UX designer Barry Saunders writes:
It occurred to me that unless you’re maintaining a massive software project or training new designers, maintaining a pattern library and keeping track of copious UX design resources is often just busywork. That material is more useful when it’s in your subconscious, not in your documents folder.
I first encountered the design patterns literature in 2006 whilst researching agile software development for the Smart Internet Technology CRC. Some of this work informed an internally circulated analysis (PDF) of Clayton Christensen‘s disruptive innovation framework. I did Scrum training, interviewed a few experts, and read Christopher Alexander, Gregory Bateson, and Ward Cunningham on pattern languages. The CRC never published any of this work.
At the time, I was thinking about doing a PhD in counter-terrorism studies at Monash University. I had an initial chat with Pete Lentini about using pattern languages to model the common strategies in the counter-terrorism literature. I could see how the design patterns could be reused in teaching and intelligence analysis. I spent part of 2007-08 identifying about 60 patterns in the literature (sample patterns: backchannel; deep politics; forbidden knowledge; private universe; Tower of Babel); writing a design patterns template for a repository; and wrote a ‘draft zero’ of 152,000 words (a loose, fragmented collection of notes).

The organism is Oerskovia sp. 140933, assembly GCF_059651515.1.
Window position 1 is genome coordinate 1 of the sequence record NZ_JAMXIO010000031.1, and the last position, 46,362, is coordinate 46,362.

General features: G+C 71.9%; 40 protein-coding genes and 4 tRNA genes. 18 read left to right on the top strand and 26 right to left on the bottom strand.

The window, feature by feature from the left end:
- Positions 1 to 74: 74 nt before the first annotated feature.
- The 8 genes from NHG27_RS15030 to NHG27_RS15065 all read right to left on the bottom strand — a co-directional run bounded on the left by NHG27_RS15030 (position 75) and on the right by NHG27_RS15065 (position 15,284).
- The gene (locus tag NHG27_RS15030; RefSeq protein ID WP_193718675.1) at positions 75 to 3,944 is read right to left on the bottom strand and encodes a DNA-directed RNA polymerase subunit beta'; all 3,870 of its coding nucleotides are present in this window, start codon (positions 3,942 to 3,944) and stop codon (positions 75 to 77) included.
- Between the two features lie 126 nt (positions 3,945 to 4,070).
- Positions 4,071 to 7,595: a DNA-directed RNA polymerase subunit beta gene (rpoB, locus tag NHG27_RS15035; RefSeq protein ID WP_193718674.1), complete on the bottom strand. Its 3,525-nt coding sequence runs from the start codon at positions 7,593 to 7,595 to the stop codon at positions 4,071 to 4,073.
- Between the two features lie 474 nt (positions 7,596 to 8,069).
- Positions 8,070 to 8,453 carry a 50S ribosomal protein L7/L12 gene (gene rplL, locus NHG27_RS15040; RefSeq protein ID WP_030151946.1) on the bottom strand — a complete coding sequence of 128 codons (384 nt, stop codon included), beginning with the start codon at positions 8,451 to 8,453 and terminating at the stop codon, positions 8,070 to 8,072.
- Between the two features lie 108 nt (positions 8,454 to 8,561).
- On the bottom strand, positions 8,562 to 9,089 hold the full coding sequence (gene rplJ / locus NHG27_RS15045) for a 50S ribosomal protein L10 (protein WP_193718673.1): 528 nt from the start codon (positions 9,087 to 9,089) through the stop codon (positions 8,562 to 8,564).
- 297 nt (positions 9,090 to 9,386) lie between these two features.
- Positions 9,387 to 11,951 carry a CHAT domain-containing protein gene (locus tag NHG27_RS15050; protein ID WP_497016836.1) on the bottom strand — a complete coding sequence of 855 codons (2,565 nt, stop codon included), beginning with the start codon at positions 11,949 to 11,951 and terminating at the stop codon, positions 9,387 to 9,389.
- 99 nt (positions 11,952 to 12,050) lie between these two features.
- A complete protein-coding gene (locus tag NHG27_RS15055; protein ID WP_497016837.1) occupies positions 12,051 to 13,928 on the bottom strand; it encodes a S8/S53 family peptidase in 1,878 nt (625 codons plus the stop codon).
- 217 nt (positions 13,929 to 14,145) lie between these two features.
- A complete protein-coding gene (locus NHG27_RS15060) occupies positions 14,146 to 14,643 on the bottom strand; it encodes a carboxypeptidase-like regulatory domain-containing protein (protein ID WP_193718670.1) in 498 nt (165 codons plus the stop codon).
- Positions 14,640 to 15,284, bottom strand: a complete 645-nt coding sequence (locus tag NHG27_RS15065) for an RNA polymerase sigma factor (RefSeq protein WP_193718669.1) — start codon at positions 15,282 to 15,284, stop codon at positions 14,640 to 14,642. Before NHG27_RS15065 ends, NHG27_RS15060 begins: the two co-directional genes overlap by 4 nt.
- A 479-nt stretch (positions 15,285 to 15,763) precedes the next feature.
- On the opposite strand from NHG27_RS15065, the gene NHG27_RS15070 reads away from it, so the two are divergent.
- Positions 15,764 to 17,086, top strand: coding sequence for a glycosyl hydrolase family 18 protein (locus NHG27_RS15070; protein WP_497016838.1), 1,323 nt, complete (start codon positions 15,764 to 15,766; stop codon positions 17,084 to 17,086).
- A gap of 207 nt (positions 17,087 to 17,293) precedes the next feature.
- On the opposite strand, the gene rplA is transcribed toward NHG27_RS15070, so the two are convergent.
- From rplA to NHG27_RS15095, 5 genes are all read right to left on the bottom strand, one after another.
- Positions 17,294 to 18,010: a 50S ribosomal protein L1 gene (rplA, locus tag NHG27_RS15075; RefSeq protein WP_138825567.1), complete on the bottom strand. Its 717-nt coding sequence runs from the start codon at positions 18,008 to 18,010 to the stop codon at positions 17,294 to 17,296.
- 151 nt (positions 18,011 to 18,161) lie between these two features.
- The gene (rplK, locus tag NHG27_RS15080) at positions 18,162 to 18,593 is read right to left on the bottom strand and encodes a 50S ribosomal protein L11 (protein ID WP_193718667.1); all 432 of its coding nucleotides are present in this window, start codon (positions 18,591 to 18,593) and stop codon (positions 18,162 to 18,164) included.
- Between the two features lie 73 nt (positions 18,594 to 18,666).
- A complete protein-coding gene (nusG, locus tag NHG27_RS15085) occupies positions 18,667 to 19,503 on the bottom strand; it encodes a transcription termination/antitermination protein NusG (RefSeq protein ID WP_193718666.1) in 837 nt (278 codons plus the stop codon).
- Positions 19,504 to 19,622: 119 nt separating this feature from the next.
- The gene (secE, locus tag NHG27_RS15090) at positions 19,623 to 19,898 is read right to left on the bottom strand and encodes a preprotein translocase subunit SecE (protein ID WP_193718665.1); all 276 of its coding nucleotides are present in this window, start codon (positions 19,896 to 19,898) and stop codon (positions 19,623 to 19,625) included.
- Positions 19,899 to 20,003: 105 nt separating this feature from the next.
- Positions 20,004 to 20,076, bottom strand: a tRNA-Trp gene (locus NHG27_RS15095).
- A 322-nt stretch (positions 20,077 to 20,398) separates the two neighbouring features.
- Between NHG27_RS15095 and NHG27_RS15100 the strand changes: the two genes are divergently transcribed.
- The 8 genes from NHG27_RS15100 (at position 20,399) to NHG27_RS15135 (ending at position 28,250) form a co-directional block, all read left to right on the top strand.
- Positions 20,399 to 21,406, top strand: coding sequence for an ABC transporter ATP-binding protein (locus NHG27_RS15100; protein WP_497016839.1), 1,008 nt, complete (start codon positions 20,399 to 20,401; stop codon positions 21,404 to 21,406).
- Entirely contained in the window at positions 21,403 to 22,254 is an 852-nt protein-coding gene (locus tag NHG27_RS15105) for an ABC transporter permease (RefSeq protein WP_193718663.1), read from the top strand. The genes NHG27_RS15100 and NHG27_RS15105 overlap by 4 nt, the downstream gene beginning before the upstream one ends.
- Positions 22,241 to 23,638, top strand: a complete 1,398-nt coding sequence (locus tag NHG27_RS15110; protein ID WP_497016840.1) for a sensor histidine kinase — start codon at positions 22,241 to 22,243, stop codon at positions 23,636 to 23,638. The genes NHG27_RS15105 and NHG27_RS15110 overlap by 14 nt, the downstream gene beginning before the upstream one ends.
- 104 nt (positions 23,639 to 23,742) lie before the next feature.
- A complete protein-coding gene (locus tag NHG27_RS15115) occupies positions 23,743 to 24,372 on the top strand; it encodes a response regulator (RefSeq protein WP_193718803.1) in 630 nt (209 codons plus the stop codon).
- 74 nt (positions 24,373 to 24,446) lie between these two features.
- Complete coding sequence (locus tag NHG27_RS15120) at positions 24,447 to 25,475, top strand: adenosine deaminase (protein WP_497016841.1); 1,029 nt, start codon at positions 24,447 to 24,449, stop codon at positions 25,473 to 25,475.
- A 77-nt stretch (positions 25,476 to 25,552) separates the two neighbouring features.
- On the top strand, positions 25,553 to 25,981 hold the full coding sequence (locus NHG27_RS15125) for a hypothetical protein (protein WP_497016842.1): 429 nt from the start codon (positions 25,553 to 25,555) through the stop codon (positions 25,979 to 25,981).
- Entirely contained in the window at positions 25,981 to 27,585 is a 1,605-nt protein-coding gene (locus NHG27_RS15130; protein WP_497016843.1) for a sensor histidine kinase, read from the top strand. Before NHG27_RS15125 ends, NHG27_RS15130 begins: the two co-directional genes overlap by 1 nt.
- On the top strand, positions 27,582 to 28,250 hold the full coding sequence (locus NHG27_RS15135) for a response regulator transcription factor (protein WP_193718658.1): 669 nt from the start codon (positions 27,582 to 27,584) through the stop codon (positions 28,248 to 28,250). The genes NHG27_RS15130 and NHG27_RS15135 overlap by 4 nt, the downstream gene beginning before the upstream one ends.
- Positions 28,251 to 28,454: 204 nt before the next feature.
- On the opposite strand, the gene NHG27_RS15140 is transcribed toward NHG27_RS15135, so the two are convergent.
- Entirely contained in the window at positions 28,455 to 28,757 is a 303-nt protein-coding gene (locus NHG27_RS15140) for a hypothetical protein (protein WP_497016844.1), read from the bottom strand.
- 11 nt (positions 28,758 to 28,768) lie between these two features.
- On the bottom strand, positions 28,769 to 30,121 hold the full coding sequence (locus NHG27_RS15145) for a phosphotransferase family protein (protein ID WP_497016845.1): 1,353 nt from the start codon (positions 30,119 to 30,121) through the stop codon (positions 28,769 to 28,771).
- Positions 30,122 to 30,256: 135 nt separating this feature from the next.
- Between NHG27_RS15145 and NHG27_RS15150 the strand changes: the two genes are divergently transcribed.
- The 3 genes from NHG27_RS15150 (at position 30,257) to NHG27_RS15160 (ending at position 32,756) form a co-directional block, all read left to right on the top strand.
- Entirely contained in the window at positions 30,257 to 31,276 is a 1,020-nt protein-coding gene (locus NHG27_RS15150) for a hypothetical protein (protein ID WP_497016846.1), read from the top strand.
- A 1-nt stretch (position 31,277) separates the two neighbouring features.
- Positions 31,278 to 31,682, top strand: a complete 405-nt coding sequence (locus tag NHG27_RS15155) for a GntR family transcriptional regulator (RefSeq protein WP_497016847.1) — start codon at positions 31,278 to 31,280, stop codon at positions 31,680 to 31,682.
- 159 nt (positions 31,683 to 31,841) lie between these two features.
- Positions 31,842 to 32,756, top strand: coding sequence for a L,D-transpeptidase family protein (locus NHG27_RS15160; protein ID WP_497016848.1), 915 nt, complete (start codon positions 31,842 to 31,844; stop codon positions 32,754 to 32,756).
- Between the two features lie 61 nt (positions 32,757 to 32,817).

It soon dawned on me that this was potentially a massive project with loads of reading and a repository that itself would be the length of a normal PhD dissertation. I shelved the patterns repository project in 2010 and re-scoped the PhD around strategic culture (proposal PDF). I might revisit the project once I have early career researcher status.